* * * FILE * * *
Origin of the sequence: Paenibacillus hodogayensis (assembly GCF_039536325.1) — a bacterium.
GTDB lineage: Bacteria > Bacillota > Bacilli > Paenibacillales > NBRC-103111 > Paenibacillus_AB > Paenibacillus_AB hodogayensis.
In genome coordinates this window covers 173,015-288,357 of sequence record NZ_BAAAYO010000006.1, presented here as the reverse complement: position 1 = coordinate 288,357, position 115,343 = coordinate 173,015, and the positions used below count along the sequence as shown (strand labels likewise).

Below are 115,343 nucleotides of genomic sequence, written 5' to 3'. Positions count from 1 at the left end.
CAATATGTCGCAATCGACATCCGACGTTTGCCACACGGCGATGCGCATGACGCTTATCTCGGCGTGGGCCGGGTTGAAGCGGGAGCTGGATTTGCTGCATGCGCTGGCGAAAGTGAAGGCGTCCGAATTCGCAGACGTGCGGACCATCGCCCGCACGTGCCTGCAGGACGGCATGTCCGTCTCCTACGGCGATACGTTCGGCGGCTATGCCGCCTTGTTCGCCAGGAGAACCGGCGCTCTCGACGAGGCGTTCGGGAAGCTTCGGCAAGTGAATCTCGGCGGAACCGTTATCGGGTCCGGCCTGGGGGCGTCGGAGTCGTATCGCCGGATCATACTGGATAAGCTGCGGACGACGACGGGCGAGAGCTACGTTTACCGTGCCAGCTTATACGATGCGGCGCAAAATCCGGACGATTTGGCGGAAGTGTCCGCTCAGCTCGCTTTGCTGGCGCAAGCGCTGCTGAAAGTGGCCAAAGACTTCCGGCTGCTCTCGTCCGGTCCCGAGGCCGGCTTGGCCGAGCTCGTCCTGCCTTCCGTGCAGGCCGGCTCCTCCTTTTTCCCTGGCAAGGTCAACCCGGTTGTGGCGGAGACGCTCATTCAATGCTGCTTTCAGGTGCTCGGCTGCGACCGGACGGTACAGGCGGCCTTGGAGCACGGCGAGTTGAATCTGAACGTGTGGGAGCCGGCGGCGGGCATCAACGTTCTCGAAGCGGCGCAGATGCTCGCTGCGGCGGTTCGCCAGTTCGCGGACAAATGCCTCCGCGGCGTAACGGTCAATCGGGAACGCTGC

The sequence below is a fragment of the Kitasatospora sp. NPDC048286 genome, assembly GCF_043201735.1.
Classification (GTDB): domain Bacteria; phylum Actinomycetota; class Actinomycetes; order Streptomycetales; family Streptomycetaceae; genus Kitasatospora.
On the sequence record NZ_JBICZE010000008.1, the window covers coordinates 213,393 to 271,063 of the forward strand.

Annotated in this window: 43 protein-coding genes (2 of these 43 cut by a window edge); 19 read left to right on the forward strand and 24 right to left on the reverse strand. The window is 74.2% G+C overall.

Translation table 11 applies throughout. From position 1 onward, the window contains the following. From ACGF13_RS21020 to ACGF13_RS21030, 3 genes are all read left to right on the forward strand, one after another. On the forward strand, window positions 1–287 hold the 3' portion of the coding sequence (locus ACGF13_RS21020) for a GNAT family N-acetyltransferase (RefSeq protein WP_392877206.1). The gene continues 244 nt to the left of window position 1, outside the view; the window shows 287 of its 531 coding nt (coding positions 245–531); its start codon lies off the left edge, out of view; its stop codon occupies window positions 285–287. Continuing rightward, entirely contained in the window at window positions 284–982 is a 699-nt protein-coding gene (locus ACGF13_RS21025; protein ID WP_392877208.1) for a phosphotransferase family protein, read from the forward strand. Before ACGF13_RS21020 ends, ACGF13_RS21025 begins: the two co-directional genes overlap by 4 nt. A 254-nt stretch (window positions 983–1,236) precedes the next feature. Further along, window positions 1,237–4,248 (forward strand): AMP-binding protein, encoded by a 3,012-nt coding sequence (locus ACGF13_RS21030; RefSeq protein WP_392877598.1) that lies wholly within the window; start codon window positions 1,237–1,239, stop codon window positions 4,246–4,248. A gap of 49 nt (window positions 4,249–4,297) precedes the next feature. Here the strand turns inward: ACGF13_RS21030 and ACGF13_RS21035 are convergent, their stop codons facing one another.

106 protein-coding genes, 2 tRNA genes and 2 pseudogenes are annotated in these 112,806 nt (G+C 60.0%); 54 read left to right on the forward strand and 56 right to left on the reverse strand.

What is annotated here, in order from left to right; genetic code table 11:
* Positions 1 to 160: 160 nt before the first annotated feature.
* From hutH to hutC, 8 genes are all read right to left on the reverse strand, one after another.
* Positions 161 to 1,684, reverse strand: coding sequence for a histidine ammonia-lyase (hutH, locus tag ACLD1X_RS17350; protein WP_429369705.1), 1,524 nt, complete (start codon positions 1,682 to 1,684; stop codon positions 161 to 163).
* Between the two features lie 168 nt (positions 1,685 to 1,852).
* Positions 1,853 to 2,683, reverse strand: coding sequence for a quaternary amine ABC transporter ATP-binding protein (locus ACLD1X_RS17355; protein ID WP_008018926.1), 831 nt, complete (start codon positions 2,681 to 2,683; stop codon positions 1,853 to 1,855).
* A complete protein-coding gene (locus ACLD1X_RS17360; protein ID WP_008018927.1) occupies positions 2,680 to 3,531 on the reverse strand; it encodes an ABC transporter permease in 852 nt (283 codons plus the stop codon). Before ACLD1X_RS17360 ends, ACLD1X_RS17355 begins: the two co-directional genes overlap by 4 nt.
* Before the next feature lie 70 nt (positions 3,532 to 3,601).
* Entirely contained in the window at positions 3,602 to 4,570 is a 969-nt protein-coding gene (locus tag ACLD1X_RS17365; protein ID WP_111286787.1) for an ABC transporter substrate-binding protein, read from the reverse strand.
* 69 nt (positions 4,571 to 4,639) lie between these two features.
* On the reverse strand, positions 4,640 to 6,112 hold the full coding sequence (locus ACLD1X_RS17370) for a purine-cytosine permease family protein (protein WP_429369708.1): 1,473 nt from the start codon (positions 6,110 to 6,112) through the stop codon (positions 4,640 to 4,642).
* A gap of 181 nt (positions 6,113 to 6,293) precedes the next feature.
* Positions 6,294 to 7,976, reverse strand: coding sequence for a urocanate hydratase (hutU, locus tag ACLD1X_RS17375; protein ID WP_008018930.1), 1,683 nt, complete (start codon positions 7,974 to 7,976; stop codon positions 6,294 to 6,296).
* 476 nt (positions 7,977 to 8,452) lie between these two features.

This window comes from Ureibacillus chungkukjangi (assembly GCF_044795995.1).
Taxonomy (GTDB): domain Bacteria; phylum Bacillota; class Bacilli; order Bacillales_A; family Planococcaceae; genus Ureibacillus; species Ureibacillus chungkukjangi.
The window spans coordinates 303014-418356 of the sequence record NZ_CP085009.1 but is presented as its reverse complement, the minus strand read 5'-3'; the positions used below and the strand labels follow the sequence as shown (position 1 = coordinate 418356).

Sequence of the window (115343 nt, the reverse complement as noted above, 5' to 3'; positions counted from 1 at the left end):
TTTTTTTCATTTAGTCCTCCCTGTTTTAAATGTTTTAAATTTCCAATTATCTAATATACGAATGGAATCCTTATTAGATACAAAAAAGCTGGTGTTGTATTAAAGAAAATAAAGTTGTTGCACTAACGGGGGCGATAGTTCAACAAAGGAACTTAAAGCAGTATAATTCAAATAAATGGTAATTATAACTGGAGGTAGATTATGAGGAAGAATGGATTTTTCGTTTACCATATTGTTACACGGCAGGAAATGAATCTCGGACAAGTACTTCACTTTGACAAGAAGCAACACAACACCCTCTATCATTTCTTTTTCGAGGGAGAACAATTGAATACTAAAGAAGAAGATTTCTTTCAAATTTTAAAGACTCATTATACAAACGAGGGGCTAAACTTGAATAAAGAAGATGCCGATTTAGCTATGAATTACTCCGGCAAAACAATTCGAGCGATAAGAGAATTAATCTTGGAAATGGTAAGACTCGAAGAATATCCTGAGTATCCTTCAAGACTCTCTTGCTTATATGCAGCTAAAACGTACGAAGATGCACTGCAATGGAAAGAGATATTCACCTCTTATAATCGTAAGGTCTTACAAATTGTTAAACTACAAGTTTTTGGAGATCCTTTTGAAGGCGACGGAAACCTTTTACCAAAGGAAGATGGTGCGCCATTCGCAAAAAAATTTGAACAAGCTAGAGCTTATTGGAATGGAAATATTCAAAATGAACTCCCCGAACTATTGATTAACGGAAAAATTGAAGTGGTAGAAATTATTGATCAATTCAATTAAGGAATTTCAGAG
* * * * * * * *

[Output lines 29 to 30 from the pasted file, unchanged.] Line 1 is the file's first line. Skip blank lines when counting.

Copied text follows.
Sequence of the window (115343 nt, the reverse complement as noted above, 5' to 3'; positions counted from 1 at the left end):
TTTTTTTCATTTAGTCCTCCCTGTTTTAAATGTTTTAAATTTCCAATTATCTAATATACGAATGGAATCCTTATTAGATACAAAAAAGCTGGTGTTGTATTAAAGAAAATAAAGTTGTTGCACTAACGGGGGCGATAGTTCAACAAAGGAACTTAAAGCAGTATAATTCAAATAAATGGTAATTATAACTGGAGGTAGATTATGAGGAAGAATGGATTTTTCGTTTACCATATTGTTACACGGCAGGAAATGAATCTCGGACAAGTACTTCACTTTGACAAGAAGCAACACAACACCCTCTATCATTTCTTTTTCGAGGGAGAACAATTGAATACTAAAGAAGAAGATTTCTTTCAAATTTTAAAGACTCATTATACAAACGAGGGGCTAAACTTGAATAAAGAAGATGCCGATTTAGCTATGAATTACTCCGGCAAAACAATTCGAGCGATAAGAGAATTAATCTTGGAAATGGTAAGACTCGAAGAATATCCTGAGTATCCTTCAAGACTCTCTTGCTTATATGCAGCTAAAACGTACGAAGATGCACTGCAATGGAAAGAGATATTCACCTCTTATAATCGTAAGGTCTTACAAATTGTTAAACTACAAGTTTTTGGAGATCCTTTTGAAGGCGACGGAAACCTTTTACCAAAGGAAGATGGTGCGCCATTCGCAAAAAAATTTGAACAAGCTAGAGCTTATTGGAATGGAAATATTCAAAATGAACTCCCCGAACTATTGATTAACGGAAAAATTGAAGTGGTAGAAATTATTGATCAATTCAATTAAGGAATTTCAGAG